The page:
VALDI'S BALLARD BISTRO SITS NEATLY toward the end of Ballard Avenue, where a snippety Julia's stood before. While initial appearances hint at another boring upscale joint, reality is another matter--Valdi's specializes in "Scandi fusion fare," a continental drift that the walk-by diner may not "get." In a nearly empty dining room, with visions of hard-tasking owners in back rooms going over the books one more time, we plugged our way through an oddly decent meal, hoping that the evening's business pace was an exception.
The vile little glass of Conde de Valdimar Tinto Rioja ($4.50) we began with did little to push us toward higher ground. This was a wine we'd have been better off pouring down the drain than our gullets. None of this was helped in the least by the smudged condition of the glass itself.
The perennial Norwegian favorite Gravlax ($5.25) pricked our ears with its born-in-Oslo goodness. The Gravlax plate showcases salmon with a fresh dill cure, placed attractively on pedestrian toast chunks, and drizzled with a sweet mustard-oil concoction. Underneath the pale and shiny orange of the fish lay the brash and dazzling crunch of the white bread, shot through and through with smears of yellowish-brown mustard drizzle. As we realized that indeed there is no Gravlax like Valdi's Gravlax, things were looking up on Ballard Avenue.
That is, at least until the arrival of the Wild Mushroom Soup ($2.95). Gritty, thick and gray, this paste had one thing going for it, and that was its undeniable strong mushroom flavor. Wild? Perhaps. Soup? Hardly. Later it occurred to us that the kitchen may have been working from a concentrate, and simply forgot to stir in the water. As always, we ate it all, and seemed no worse for our trouble.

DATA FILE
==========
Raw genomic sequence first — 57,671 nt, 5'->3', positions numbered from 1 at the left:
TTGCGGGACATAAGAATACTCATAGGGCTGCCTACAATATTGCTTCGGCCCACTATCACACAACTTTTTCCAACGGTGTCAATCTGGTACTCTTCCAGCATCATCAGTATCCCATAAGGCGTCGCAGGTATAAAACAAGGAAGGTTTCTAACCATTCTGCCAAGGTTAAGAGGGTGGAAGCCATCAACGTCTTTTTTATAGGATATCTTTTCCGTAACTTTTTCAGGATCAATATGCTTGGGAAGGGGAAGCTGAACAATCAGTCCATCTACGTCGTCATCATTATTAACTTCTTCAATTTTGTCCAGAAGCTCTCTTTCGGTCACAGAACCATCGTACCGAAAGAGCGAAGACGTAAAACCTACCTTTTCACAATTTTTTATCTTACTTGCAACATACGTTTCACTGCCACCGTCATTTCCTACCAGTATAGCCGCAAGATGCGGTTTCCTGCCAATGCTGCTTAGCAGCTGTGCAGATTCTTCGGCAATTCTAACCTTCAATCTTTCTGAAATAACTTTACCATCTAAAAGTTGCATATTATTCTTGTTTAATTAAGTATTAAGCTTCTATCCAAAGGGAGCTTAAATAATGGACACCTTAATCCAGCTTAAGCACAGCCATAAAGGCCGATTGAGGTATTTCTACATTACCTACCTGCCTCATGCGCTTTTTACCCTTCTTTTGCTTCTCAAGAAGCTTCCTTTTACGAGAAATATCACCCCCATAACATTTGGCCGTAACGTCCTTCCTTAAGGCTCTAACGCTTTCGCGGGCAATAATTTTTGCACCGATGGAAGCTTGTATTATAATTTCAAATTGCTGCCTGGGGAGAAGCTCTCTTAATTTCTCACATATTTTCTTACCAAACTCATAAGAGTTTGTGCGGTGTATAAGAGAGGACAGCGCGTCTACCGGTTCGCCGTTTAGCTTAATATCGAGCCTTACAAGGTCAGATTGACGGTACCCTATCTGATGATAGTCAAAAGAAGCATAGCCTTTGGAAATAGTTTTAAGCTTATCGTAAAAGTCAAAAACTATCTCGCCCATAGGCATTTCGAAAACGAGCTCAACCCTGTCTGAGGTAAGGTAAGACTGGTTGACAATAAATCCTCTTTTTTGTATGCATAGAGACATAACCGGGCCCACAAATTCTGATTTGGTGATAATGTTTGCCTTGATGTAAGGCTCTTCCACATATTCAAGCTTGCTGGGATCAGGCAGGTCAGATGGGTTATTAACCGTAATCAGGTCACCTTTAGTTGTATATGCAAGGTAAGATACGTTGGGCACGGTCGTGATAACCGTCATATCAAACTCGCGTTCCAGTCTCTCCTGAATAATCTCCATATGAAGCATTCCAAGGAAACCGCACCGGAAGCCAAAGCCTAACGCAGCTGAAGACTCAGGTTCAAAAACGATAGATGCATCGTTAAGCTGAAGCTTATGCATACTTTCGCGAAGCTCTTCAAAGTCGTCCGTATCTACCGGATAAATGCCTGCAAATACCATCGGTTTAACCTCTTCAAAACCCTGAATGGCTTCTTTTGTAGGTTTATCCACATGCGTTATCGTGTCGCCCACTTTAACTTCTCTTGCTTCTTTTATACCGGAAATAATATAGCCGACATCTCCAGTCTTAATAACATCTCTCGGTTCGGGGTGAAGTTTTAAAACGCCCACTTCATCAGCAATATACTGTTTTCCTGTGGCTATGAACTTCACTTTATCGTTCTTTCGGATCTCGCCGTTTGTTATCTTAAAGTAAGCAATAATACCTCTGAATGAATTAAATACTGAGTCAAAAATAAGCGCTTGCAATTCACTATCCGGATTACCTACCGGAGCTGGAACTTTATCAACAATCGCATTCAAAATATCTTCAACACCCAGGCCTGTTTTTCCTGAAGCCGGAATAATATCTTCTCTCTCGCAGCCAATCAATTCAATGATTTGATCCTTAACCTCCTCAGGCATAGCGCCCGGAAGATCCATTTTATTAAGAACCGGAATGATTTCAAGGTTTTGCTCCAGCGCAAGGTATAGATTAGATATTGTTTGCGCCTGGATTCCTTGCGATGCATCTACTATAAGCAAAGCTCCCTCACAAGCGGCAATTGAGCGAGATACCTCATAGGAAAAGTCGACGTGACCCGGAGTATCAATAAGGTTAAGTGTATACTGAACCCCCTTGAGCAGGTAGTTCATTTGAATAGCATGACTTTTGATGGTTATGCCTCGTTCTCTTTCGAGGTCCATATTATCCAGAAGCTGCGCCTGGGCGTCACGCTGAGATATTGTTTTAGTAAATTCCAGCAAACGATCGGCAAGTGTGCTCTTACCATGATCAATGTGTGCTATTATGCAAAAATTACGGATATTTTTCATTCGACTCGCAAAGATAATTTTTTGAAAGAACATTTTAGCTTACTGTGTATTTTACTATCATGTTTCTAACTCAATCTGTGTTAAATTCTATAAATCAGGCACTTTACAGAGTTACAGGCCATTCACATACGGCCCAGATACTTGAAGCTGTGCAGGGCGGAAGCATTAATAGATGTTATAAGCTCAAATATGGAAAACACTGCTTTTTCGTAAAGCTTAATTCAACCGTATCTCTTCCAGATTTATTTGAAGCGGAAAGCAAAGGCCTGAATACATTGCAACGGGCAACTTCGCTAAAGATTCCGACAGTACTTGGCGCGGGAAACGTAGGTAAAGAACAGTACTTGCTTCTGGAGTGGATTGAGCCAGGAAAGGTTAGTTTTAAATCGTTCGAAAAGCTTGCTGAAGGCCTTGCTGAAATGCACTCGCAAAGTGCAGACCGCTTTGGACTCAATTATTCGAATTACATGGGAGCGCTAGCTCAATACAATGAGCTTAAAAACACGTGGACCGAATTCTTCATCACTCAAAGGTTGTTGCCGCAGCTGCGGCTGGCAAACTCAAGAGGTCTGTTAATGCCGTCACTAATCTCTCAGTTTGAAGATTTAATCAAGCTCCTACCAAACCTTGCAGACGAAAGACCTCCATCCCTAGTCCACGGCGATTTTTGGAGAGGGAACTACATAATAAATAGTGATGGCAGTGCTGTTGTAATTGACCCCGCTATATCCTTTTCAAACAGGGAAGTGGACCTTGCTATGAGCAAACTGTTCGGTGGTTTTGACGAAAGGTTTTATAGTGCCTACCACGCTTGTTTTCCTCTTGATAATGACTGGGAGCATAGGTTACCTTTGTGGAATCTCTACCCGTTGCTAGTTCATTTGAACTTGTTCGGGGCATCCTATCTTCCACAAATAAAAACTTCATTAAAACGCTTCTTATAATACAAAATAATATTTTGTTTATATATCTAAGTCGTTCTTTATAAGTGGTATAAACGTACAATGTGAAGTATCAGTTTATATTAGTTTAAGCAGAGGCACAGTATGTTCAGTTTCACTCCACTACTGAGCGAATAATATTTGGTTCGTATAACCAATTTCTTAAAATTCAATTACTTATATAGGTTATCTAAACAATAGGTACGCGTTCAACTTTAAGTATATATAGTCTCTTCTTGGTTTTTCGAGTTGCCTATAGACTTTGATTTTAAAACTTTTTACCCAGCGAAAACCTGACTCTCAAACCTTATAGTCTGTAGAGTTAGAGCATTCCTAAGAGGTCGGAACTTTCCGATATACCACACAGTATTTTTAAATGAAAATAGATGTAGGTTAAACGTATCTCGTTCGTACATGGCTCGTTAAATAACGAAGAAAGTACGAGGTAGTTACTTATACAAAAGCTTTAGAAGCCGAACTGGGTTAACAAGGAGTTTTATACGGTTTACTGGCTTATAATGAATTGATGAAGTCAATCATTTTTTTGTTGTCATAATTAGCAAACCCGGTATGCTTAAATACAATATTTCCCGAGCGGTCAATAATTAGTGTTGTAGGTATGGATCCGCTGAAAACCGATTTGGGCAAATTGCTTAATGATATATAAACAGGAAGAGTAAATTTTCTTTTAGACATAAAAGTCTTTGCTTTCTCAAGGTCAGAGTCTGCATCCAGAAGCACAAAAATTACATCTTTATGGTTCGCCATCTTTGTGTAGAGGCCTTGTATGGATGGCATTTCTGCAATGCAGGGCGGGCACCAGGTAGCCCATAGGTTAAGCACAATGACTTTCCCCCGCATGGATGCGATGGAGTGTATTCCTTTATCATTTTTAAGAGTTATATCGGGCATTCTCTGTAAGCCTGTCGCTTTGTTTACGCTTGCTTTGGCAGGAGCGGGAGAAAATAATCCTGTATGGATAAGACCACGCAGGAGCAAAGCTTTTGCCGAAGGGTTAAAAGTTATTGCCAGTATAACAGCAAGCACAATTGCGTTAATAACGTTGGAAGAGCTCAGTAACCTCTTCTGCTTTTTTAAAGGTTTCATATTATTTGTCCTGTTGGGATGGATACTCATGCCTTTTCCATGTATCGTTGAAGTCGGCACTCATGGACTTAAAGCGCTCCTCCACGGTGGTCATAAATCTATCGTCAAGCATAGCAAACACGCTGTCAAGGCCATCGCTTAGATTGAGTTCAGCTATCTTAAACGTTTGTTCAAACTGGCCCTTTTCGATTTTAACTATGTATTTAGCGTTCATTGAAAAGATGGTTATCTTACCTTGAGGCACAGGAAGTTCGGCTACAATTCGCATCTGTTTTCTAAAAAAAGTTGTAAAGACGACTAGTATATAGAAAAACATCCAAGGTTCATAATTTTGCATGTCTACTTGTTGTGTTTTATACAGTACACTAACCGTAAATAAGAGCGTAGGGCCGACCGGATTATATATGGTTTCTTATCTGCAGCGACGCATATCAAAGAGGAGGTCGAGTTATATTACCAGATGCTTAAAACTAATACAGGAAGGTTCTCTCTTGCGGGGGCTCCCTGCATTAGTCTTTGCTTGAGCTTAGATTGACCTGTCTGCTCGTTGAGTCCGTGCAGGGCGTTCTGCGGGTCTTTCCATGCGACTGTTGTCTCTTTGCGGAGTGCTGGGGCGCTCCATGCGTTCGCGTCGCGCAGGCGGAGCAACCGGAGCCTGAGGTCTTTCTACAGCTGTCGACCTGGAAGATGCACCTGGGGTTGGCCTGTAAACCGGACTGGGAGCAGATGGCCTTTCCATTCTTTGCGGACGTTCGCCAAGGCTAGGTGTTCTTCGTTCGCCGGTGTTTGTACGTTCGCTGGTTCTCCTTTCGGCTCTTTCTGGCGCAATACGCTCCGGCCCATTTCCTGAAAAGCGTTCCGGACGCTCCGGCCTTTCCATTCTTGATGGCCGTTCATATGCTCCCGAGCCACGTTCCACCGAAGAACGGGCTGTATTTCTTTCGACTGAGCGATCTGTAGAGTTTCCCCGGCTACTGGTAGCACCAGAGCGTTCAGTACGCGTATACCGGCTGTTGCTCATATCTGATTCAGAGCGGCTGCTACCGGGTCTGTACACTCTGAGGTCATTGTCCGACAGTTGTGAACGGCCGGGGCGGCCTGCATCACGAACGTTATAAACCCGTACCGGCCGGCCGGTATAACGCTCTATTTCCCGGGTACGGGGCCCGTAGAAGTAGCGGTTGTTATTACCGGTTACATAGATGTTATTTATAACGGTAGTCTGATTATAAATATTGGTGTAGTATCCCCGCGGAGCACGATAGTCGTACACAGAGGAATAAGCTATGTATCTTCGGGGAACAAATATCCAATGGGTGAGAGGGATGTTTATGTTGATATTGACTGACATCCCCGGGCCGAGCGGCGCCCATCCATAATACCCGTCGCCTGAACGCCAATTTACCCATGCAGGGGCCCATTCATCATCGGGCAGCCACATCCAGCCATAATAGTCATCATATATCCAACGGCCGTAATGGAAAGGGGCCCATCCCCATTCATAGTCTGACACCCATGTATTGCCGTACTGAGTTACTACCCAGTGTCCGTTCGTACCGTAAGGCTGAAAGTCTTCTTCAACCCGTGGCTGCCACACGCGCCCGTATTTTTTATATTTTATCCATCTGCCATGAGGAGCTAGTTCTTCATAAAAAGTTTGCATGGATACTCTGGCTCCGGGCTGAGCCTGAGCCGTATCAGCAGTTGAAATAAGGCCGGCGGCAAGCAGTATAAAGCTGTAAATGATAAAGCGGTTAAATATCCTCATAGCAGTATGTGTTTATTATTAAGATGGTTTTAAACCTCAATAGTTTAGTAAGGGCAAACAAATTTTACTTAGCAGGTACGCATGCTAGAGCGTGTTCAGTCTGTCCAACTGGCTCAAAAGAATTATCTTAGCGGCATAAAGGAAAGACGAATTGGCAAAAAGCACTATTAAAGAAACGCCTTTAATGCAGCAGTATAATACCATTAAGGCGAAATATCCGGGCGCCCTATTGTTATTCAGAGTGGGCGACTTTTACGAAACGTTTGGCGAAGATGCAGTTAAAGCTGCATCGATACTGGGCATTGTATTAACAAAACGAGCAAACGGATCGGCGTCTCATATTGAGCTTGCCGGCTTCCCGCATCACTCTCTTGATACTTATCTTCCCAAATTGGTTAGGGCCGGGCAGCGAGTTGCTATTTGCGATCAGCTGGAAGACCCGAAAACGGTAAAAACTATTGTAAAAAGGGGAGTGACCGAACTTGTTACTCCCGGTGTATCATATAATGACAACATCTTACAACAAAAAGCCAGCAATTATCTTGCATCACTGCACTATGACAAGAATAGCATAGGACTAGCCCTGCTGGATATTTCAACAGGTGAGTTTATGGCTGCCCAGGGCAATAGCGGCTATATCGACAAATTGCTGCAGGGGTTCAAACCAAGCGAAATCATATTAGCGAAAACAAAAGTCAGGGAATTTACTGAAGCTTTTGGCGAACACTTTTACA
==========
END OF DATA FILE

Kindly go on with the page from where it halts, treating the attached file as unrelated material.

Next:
In keeping with the schizophrenia unfolding before our eyes, we predicted that the next dish would have to be a real stunner, and guess what? It was all of that and more. The Pecan-Crusted Eggplant ($11.95) delivered the ever-loving goods. Whoever made this dish has a deep and burning love of the majestic purple dirt-dweller: Three large, thick slices were, as promised, crunchily crusted in finely ground pecan dust, then sizzled on a piping hot kitchen utensil of some sort to a bronzed and glazey brown. Smothered in Mozzarella and a tomato-basil sauce and served next to a pile of inconsequential rice, this dish kept on giving and giving, until it could give no more. All we could do was eat every little crumb off the plate, except for the rice, which we took home and ate later, mostly because it was already paid for.
The pattern clearly dictated that the next dish would suffer famously, but it did nothing of the sort. The Roasted Duck Breast ($18.50), in spite of its off-putting priciness, effectively brought together three incongruous ingredients: duck, cabbage, and black currants. The result? Another true stunner, unless you hate duck's persistent gaminess. No one in our party did, but there are many of you out there--you know who you are. Still, the black currant sauce softened the musty muskiness of the duck, while the tart red cabbage danced its jaunty Scandinavian jig o' the taste buds, scampishly laughing at the more dignified hunting-lodge stodginess of the water fowl. This dish brought to mind the great comedy team of Jerry Lewis and Dean Martin; the pungent and slightly irritating cabbage evoked the always-popular-in-France Lewis, while the duck brought on swelling images of Martin's furious vocal work.
This meal had undeniably become a circus, and the only logical dessert choice was a Hot Fudge Sundae. Sure, at first they said, "We're out of vanilla," to which we replied, "We'll have chocolate," to which they replied, "Not really, we have vanilla," to which we replied, "Bring it on." And sure, when it arrived it was puny, and sure, the ice cream tasted like IGA house brand. Whatever. What mattered is that in the same meal, we had fish, cabbage, duck, mushroom paste, and chocolate sauce. If that's not fusion, what is?